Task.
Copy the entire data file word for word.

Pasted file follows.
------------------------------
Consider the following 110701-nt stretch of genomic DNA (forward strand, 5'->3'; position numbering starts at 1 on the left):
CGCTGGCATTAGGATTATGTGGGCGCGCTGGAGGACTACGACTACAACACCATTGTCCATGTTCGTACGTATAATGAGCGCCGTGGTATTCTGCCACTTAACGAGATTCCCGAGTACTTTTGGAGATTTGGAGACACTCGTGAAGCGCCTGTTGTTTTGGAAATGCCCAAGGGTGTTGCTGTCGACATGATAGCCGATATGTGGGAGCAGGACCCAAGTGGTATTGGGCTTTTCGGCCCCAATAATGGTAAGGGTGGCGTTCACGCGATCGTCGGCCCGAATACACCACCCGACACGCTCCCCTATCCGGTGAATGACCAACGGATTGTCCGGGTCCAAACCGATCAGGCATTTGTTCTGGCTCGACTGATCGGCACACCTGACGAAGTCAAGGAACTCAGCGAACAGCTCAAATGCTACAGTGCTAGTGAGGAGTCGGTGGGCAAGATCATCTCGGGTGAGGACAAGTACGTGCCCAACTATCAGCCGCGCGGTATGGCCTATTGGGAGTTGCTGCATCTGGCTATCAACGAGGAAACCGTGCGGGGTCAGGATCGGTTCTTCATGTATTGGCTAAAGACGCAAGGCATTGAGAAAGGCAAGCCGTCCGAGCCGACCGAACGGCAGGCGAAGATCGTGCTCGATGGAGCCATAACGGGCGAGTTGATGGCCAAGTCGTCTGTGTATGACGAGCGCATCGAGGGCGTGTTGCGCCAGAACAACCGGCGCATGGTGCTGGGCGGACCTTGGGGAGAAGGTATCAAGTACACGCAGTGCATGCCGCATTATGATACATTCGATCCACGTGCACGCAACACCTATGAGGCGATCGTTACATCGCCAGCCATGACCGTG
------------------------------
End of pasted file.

Consider the following 110701-nt stretch of genomic DNA (forward strand, 5'->3'; position numbering starts at 1 on the left):
CGCTGGCATTAGGATTATGTGGGCGCGCTGGAGGACTACGACTACAACACCATTGTCCATGTTCGTACGTATAATGAGCGCCGTGGTATTCTGCCACTTAACGAGATTCCCGAGTACTTTTGGAGATTTGGAGACACTCGTGAAGCGCCTGTTGTTTTGGAAATGCCCAAGGGTGTTGCTGTCGACATGATAGCCGATATGTGGGAGCAGGACCCAAGTGGTATTGGGCTTTTCGGCCCCAATAATGGTAAGGGTGGCGTTCACGCGATCGTCGGCCCGAATACACCACCCGACACGCTCCCCTATCCGGTGAATGACCAACGGATTGTCCGGGTCCAAACCGATCAGGCATTTGTTCTGGCTCGACTGATCGGCACACCTGACGAAGTCAAGGAACTCAGCGAACAGCTCAAATGCTACAGTGCTAGTGAGGAGTCGGTGGGCAAGATCATCTCGGGTGAGGACAAGTACGTGCCCAACTATCAGCCGCGCGGTATGGCCTATTGGGAGTTGCTGCATCTGGCTATCAACGAGGAAACCGTGCGGGGTCAGGATCGGTTCTTCATGTATTGGCTAAAGACGCAAGGCATTGAGAAAGGCAAGCCGTCCGAGCCGACCGAACGGCAGGCGAAGATCGTGCTCGATGGAGCCATAACGGGCGAGTTGATGGCCAAGTCGTCTGTGTATGACGAGCGCATCGAGGGCGTGTTGCGCCAGAACAACCGGCGCATGGTGCTGGGCGGACCTTGGGGAGAAGGTATCAAGTACACGCAGTGCATGCCGCATTATGATACATTCGATCCACGTGCACGCAACACCTATGAGGCGATCGTTACATCGCCAGCCATGACCGTG